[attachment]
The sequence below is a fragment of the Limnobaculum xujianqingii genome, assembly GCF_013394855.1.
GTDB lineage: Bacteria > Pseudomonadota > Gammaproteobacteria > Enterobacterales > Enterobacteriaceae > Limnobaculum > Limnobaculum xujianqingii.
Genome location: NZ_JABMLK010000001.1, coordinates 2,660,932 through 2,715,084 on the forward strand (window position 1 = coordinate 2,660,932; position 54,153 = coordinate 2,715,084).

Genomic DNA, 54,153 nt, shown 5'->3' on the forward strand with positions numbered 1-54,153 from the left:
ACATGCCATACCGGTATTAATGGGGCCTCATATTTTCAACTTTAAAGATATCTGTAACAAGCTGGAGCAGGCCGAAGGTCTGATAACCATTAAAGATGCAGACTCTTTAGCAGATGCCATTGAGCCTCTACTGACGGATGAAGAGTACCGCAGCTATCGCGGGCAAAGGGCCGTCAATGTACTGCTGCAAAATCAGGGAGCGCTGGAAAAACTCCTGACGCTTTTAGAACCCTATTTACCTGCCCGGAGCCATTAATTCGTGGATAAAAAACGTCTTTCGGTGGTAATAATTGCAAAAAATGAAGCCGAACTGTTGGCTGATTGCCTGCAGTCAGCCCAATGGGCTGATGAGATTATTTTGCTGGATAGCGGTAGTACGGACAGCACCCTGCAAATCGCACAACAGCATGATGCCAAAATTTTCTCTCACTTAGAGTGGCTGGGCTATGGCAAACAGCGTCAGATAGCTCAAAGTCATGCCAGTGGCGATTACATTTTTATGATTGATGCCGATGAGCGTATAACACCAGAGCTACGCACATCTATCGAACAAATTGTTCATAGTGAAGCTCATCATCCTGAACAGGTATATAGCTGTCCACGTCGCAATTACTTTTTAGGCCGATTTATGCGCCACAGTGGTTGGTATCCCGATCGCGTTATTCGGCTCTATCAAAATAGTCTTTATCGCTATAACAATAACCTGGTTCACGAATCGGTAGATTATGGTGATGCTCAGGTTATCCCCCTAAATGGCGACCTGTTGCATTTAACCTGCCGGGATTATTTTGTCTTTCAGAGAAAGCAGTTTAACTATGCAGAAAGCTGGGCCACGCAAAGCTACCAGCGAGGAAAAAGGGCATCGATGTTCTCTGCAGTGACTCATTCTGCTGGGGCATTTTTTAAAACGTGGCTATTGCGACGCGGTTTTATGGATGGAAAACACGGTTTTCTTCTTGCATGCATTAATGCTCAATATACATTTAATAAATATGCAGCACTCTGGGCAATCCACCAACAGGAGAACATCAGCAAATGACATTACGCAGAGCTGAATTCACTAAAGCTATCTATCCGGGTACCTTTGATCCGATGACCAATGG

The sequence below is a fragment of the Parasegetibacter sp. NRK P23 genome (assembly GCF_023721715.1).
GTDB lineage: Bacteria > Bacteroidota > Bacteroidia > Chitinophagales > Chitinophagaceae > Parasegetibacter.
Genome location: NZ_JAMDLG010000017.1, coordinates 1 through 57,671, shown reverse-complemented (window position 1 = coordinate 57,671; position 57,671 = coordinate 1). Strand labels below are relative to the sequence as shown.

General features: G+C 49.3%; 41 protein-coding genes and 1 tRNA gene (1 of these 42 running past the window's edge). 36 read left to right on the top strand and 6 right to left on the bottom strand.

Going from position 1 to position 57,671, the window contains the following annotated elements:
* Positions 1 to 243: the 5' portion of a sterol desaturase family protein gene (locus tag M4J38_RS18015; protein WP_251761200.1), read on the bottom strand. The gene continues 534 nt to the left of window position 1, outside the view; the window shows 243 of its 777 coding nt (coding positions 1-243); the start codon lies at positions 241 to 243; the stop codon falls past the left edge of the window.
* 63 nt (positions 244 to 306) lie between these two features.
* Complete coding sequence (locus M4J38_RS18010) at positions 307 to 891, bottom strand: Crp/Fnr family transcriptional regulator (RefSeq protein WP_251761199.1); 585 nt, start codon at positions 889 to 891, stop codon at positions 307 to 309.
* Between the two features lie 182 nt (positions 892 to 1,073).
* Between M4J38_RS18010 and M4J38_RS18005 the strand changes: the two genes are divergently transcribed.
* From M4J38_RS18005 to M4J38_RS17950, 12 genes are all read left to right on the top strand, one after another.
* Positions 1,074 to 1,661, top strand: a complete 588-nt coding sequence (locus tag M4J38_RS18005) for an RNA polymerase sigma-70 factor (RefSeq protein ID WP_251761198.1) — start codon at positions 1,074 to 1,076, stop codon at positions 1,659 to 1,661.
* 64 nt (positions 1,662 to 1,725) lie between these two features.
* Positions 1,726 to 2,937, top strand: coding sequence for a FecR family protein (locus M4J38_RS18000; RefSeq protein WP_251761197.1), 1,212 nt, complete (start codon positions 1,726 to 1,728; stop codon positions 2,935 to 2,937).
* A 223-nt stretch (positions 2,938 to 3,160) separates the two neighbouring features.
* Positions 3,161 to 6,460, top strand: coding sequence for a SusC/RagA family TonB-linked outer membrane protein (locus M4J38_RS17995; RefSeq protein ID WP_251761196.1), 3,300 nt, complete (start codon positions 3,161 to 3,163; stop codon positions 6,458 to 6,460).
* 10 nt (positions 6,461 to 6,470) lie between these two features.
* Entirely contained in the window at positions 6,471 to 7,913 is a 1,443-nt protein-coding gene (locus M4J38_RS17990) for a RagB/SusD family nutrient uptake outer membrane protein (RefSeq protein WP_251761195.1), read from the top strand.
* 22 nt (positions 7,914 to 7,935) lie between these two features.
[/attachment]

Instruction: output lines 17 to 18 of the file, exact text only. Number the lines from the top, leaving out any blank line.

* Positions 1,074 to 1,661, top strand: a complete 588-nt coding sequence (locus tag M4J38_RS18005) for an RNA polymerase sigma-70 factor (RefSeq protein ID WP_251761198.1) — start codon at positions 1,074 to 1,076, stop codon at positions 1,659 to 1,661.
* 64 nt (positions 1,662 to 1,725) lie between these two features.